Proton pump inhibitors (PPIs) are a class of medications that are commonly used in the elderly population to remedy gastrointestinal problems. This prospective cohort study in German  looks at the possible association between these medications and dementia. For the study, the inclusion criteria was at least 75 years old and no diagnosis of dementia. They defined the use of a PPI as having one prescription per quarter of the following medications: omeprazole, pantoprazole, lansoprazole, esomeprazole, or rabeprazole. Patients who only used PPIs occasionally were not included in the study.  This study also worked to analyze other factors that could contribute to the risk of dementia. Some of these factors were gender, the use of multiple prescription medications, stroke, and comorbid diagnosis with conditions such as depression, heart disease, or diabetes. The data analyzed was from 2004 – 2011.

A total of 73,679 people who met the inclusion criteria were analyzed in the study. The results of the study shows that the use of PPIs in the elderly is associated with an increased risk of dementia.  77.9% of patients who took PPIs regularly during this study had a “significantly increased risk of incident dementia”.  The study results also show that males had a higher risk of dementia with use of PPIs. The comorbid diagnosis of depression and stroke had a higher risk of dementia with the use of PPIs. Comorbid diagnosis with diabetes and the use of other prescription medication with PPIs showed a very slight increased risk of dementia. Patients using PPIs with heart disease actually had a slight decreased risk in developing dementia.

This study is important because PPIs are such a commonly used medication class, especially in the elderly population. If these medications are contributing to the onset of dementia, consideration should be given to avoid prescribing this medication in the elderly population. Additionally, this study could eventually lead to a clearer understanding of how disease states such as dementia or Alzheimer’s develop in the first place. From there, we could focus on developing medications that could help to prevent and treat these terrible conditions.

Gomm W, von Holt K, Thomé F, et al. Association of Proton Pump Inhibitors With Risk of Dementia. JAMA Neurol. doi:10.1001/jamaneurol.2015.4791. (Published 15 February 2016).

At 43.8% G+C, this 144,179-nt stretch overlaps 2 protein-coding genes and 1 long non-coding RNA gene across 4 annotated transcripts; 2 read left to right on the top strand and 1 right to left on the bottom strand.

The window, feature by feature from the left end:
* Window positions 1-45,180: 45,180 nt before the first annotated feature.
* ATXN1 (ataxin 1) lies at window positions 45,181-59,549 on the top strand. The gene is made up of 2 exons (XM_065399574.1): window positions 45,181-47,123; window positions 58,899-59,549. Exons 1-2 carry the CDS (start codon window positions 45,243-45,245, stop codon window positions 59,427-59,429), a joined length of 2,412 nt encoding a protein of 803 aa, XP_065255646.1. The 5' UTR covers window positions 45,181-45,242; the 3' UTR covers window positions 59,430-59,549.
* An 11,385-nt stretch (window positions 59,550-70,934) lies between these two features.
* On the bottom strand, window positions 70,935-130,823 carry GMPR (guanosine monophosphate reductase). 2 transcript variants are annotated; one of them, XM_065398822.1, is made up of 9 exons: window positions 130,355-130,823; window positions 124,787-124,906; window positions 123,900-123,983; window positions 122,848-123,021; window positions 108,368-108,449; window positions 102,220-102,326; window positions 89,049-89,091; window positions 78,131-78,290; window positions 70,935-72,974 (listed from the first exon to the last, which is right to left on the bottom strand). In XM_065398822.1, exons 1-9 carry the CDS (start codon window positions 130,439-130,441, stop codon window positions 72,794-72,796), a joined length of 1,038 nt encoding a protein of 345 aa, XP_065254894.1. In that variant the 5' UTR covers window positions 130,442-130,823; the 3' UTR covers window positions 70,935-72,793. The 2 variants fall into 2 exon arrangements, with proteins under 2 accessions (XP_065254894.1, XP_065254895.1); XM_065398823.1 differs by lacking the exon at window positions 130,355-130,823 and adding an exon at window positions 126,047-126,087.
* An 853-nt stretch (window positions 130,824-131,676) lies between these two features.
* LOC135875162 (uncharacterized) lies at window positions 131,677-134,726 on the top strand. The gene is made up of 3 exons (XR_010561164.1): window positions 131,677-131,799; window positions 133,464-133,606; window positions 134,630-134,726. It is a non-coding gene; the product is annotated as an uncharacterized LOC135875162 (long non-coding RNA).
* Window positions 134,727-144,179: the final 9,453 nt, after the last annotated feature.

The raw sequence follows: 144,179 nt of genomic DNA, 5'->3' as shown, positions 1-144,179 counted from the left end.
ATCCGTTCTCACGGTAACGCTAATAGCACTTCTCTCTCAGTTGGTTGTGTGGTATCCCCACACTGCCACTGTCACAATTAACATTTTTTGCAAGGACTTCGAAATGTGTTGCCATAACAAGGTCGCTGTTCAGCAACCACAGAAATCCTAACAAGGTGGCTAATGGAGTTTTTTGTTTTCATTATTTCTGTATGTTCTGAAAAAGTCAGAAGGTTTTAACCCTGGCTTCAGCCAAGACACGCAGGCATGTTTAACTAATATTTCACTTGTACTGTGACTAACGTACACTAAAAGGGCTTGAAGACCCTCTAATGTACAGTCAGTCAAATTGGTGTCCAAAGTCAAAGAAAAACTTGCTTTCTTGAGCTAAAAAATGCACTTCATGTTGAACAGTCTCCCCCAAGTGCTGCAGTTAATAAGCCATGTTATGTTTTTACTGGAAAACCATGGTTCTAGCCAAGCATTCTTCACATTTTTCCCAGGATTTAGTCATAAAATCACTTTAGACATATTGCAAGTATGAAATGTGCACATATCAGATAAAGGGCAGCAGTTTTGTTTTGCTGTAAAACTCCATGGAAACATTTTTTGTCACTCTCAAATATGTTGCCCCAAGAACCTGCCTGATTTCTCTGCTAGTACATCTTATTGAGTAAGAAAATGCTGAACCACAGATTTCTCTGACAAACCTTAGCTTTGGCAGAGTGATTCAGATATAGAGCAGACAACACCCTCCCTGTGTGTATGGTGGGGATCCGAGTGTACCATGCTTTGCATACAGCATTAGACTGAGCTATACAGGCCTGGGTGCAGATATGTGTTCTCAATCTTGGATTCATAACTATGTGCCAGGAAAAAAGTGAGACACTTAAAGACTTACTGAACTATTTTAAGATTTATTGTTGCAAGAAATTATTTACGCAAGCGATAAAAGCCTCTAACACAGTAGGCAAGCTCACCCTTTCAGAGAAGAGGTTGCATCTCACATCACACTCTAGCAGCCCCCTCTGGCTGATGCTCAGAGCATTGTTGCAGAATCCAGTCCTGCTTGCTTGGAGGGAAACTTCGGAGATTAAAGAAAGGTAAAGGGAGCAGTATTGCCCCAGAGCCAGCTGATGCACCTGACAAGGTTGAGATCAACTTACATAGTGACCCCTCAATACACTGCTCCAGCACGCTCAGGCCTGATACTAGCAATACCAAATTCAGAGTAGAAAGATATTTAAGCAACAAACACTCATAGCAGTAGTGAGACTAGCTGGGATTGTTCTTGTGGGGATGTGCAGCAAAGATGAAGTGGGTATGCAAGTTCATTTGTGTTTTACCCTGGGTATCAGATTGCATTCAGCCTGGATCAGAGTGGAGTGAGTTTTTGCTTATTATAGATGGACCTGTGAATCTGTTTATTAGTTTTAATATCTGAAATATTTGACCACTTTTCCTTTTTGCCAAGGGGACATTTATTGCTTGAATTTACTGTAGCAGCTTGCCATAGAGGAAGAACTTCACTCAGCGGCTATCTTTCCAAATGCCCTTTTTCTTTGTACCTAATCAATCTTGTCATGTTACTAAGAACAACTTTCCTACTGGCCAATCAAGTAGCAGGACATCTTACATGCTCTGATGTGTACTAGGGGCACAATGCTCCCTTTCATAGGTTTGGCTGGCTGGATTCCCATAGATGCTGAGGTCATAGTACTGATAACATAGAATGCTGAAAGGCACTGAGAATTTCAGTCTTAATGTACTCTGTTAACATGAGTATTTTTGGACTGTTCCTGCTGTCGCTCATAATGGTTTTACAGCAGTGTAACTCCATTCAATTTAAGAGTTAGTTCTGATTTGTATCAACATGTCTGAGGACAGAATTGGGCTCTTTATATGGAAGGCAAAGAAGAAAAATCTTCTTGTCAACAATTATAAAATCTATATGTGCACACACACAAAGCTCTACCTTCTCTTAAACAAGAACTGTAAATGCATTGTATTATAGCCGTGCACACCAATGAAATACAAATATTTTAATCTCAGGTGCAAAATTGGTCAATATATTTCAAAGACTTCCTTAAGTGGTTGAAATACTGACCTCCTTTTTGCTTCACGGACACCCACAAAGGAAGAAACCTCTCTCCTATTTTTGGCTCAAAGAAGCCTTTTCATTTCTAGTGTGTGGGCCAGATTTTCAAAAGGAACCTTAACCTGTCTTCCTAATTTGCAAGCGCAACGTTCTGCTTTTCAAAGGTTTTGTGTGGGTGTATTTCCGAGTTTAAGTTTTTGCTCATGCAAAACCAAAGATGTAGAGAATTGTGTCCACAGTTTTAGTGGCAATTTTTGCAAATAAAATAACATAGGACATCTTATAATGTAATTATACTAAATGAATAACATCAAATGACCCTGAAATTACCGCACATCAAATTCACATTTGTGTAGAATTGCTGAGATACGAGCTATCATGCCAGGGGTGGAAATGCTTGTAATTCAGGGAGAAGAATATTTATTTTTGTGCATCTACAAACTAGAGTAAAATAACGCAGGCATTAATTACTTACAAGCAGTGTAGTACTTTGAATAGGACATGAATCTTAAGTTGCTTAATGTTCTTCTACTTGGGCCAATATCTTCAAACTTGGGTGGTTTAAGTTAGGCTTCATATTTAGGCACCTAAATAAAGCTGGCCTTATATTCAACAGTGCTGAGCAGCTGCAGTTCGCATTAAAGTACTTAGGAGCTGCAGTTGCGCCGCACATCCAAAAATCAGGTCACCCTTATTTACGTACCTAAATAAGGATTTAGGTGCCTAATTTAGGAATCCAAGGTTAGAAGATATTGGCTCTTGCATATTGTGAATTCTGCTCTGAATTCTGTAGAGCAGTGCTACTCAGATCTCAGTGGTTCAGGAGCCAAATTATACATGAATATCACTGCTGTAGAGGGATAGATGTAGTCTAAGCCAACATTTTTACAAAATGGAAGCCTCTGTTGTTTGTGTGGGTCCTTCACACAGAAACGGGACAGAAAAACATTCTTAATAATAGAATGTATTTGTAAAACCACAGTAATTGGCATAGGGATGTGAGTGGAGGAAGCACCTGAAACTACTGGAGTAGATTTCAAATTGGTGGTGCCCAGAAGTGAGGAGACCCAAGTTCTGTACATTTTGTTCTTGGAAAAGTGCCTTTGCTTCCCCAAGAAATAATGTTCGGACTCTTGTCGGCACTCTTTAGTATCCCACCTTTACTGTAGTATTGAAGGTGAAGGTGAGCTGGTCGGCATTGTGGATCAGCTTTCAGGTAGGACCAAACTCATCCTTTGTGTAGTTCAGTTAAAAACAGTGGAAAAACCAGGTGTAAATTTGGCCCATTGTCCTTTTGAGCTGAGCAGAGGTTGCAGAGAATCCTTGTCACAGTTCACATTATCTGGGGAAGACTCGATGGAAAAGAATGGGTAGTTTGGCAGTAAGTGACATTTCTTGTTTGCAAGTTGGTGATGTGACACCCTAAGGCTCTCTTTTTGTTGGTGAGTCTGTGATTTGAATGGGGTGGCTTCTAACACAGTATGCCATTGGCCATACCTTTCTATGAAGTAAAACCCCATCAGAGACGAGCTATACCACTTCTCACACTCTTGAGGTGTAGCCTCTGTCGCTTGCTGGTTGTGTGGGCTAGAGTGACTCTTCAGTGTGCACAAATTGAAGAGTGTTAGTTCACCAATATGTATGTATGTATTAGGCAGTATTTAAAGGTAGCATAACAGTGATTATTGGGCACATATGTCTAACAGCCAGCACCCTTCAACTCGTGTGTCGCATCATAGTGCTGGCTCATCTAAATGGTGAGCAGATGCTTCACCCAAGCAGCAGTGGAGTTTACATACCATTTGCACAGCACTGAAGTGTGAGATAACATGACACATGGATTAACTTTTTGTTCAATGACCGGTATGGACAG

Renin Angiotensin System Blockers are Not a Superior Class of Antihypertensives in Diabetic Patients

Renin angiotensin systems (RAS) blockers are any class of medication that interferes with the renin-angiotensin system. The two major classes of medications that target this system are angiotensin converting enzyme (ACE) inhibitors, and angiotensin II receptor blockers (ARB). Previous guidelines suggested that RAS blockers were to be used as the first line treatment of hypertension in diabetic patients with impaired cardiovascular or renal function. These guidelines were based on clinical trials involving placebos. The goal of this meta-analysis study was to investigate these claim by comparing the use of RAS blockers to other antihypertensives in diabetic patients. The researchers used databases to search for research studies that met the following qualifications: a controlled randomized trial involving RAS blockers and another antihypertensive medication in patients with hyperglycemia or diabetes, and a sample size of 100 or more participants with a follow-up conducted at least a year later. Then, they established a set of outcomes for the participants in the studies. These included: death, cardiovascular death, myocardial infarction, angina, stroke, heart failure, revascularization, end stage renal disease, and major adverse drug effects.

Nineteen trials were analyzed, involving a total number of 25,414 participants with diabetes. Fifteen of the trials involved a comparison between RAS blockers and calcium channel blockers (CCBs), three involved a comparison between RAS blockers and a thiazide diuretic, and two involved comparison between RAS blockers and a beta-blocker. The RAS blocker of choice in fourteen of the studies was an ACE inhibitor, and in six of the studies it was an ARB. The results shows that RAS blockers had a  similar risk of death and similar outcomes as each of the other antihypertensive medications. One of the significant differences was that the use of RAS blockers has a decreased risk in heart failure compared to CCBs. Despite this observation, all other outcomes were associated with similar risks of adverse outcomes, whether the drugs used was a RAS blocker or another antihypertensive medication. This study concluded that the risk of death in diabetic patients using RAS blockers was roughly the same as those using other antihypertensives.